Flock of Ancient 'Butterfly-Headed' Flying Reptiles Discovered
An ancient flying reptile with a bizarre, butterflylike head has been unearthed in Brazil.
The newfound reptile species, Caiuajara dobruskii, lived about 80 million years ago in an ancient desert oasis. The beast sported a strange bony crest on its head that looked like the wings of a butterfly, and had the wingspan needed to take flight at a very young age.
Hundreds of fossils from the reptile were unearthed in a single bone bed, providing the strongest evidence yet that the flying reptiles were social animals, said study co-author Alexander Kellner, a paleontologist at the Museu Nacional/Universidade Federal do Rio de Janeiro in Brazil. [See Images of the Bizarre 'Butterfly Head' Reptile]
Though pterosaur fossils have been unearthed in northern Brazil, no one knew of pterosaurs fossils in the southern part of the country. In the 1970s, a farmer named Dobruski and his son discovered a massive Cretaceous Period bone bed in Cruzeiro do Oeste in southern Brazil, a region not known for any fossils, Kellner said. The find was forgotten for decades, and then rediscovered just two years ago. The team dubbed the reptile Caiuajara dobruskii, after the geologic formation, called the Caiuá Group, where it was found, as well as the farmer who discovered the species, Kellner said.
C. dobruskii belonged to a group of winged reptiles known as pterosaurs, which are more commonly known as pterodactyls.
Hundreds of bone fragments from the species were crammed in an area of just 215 square feet (20 square meters). At least 47 individuals — and possibly hundreds more — were buried at the site. All but a few were juveniles, though the researchers found everything from youngsters with wingspans of just 2.1 feet (0.65 m) long to adults with wingspans reaching 7.71 feet (2.35 m). The fossils weren't crushed, so the 3D structure of the animals was preserved, the authors wrote in a research article published today (Aug. 13) in the journal PLOS ONE.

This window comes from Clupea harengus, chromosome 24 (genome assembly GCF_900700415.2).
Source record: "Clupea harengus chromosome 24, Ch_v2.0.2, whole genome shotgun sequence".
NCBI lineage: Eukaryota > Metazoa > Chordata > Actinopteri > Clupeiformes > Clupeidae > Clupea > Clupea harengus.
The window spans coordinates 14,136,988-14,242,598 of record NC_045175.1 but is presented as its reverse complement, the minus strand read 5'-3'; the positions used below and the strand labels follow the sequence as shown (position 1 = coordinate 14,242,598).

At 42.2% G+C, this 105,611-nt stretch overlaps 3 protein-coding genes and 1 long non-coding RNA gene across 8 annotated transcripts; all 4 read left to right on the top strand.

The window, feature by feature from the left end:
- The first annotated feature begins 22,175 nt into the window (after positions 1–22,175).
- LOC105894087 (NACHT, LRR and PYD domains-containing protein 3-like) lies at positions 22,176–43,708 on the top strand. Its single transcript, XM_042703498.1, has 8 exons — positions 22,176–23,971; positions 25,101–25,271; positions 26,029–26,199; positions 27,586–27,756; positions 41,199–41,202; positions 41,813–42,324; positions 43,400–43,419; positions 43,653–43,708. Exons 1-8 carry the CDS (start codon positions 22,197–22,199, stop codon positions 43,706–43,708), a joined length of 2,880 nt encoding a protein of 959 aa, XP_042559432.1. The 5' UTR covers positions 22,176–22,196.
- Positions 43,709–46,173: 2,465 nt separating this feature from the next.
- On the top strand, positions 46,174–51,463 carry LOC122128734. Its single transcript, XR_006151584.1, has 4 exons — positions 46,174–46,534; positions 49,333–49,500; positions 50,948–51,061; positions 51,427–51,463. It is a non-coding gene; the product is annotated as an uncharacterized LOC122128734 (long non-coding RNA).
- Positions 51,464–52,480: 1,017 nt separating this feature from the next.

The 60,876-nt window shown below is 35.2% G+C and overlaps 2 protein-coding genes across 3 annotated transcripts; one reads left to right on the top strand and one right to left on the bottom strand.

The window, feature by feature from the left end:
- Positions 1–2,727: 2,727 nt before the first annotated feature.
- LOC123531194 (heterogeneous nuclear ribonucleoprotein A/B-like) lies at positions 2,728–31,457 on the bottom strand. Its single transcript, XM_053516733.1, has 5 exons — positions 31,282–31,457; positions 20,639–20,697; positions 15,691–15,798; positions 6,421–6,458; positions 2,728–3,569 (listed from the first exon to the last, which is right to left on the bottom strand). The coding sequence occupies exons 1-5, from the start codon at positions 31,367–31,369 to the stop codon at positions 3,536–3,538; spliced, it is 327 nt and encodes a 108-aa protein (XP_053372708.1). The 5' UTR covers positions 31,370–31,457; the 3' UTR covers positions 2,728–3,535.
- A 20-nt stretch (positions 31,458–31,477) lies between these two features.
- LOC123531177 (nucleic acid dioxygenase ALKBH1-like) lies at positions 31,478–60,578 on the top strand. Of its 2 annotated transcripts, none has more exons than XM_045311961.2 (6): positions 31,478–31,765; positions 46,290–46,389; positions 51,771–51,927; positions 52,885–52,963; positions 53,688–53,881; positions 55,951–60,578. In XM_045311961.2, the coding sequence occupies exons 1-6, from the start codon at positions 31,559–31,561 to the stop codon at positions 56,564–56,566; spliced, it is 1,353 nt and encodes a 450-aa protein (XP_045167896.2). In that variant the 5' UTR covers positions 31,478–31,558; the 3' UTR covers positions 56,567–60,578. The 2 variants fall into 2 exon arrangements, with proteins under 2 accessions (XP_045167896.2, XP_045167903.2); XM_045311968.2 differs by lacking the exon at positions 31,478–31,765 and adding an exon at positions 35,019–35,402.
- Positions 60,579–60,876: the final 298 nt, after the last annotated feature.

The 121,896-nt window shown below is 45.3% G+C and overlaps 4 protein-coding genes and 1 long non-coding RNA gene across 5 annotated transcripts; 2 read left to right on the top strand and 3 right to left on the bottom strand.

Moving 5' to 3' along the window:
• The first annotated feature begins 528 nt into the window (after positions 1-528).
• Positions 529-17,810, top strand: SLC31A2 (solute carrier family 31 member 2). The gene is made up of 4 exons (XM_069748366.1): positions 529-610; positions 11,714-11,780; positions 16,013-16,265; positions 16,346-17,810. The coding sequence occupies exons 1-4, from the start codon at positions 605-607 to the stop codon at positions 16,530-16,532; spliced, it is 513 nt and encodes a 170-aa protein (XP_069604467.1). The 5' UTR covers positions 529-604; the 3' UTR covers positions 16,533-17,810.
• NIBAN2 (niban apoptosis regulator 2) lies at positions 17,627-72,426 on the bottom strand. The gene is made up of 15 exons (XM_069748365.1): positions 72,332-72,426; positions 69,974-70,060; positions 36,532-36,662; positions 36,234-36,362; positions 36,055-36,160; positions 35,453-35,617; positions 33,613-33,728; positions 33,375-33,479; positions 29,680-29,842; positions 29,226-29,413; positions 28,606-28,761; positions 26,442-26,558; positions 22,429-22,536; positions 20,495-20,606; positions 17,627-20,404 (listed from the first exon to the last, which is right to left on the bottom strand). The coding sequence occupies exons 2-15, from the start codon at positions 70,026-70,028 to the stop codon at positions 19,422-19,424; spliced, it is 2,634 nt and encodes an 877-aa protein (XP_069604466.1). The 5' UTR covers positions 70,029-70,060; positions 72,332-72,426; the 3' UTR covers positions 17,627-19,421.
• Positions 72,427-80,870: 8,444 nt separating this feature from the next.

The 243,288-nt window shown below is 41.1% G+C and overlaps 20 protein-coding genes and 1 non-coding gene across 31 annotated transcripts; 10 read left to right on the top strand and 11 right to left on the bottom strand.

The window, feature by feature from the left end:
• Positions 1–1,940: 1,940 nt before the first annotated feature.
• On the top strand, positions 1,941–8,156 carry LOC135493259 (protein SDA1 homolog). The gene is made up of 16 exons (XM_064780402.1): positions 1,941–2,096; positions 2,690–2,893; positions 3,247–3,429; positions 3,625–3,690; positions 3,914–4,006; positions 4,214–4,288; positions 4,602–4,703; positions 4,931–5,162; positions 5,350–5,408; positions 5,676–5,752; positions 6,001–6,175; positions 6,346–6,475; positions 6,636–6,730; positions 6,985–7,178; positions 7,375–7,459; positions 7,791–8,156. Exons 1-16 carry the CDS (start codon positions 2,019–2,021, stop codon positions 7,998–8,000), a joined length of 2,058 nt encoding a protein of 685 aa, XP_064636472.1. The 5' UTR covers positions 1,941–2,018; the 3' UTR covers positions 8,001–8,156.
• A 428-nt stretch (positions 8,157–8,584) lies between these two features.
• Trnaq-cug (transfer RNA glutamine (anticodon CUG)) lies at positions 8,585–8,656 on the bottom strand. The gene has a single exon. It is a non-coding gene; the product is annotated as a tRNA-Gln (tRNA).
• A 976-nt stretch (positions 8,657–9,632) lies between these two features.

The ancient reptiles' bony crests changed in size and orientation as the pterosaurs grew.
Because the adult skeletal size (other than the head) wasn't much different from the juveniles', the researchers hypothesized that C. dobruskii was fairly precocious and could fly at a young age, Kellner said.
Based on the sediments in which the bones were found, the area was once a vast desert with a central oasis nestled between the sand dunes, the authors wrote in the paper.
Ancient C. dobruskii colonies may have lived around the lake for long periods of time and died during periods of drought or during storms. As the creatures died, the occasional desert storm would wash their remains into the lake, where the watery burial preserved them indefinitely, the researchers said. Another possibility is that the pterosaurs stopped at this spot during ancient migrations, though the authors suspect that is less likely.
The bone bed, with its hundreds of individuals in well-dated geological layers, is some of the strongest evidence yet that the fruit-eating animals were social, Kellner said.
"This was a flock of pterosaurs," Kellner told Live Science.
This finding, in turn, strengthens evidence that other pterosaur species may have been social as well, the authors wrote in the paper.
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